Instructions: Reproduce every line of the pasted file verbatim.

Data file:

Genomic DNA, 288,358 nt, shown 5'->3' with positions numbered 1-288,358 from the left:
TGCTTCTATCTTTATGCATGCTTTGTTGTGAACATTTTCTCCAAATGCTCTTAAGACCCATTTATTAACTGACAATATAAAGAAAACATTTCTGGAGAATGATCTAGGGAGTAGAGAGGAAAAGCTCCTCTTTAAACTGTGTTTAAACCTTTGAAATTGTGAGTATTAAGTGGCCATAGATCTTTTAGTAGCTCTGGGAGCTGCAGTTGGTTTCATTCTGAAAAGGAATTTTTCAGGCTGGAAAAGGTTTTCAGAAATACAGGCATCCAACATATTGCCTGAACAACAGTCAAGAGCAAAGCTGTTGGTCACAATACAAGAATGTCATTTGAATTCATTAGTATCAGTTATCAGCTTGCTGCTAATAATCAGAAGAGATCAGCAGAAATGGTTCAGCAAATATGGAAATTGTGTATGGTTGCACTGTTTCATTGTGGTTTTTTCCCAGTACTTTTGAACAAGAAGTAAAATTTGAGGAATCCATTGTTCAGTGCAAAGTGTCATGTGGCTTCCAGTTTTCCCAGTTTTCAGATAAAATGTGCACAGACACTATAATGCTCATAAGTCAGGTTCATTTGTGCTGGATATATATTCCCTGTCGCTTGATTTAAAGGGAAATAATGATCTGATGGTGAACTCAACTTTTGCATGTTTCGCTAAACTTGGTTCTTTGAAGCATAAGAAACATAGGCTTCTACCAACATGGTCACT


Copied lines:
Genomic DNA, 288,358 nt, shown 5'->3' with positions numbered 1-288,358 from the left:
TGCTTCTATCTTTATGCATGCTTTGTTGTGAACATTTTCTCCAAATGCTCTTAAGACCCATTTATTAACTGACAATATAAAGAAAACATTTCTGGAGAATGATCTAGGGAGTAGAGAGGAAAAGCTCCTCTTTAAACTGTGTTTAAACCTTTGAAATTGTGAGTATTAAGTGGCCATAGATCTTTTAGTAGCTCTGGGAGCTGCAGTTGGTTTCATTCTGAAAAGGAATTTTTCAGGCTGGAAAAGGTTTTCAGAAATACAGGCATCCAACATATTGCCTGAACAACAGTCAAGAGCAAAGCTGTTGGTCACAATACAAGAATGTCATTTGAATTCATTAGTATCAGTTATCAGCTTGCTGCTAATAATCAGAAGAGATCAGCAGAAATGGTTCAGCAAATATGGAAATTGTGTATGGTTGCACTGTTTCATTGTGGTTTTTTCCCAGTACTTTTGAACAAGAAGTAAAATTTGAGGAATCCATTGTTCAGTGCAAAGTGTCATGTGGCTTCCAGTTTTCCCAGTTTTCAGATAAAATGTGCACAGACACTATAATGCTCATAAGTCAGGTTCATTTGTGCTGGATATATATTCCCTGTCGCTTGATTTAAAGGGAAATAATGATCTGATGGTGAACTCAACTTTTGCATGTTTCGCTAAACTTGGTTCTTTGAAGCATAAGAAACATAGGCTTCTACCAACATGGTCACT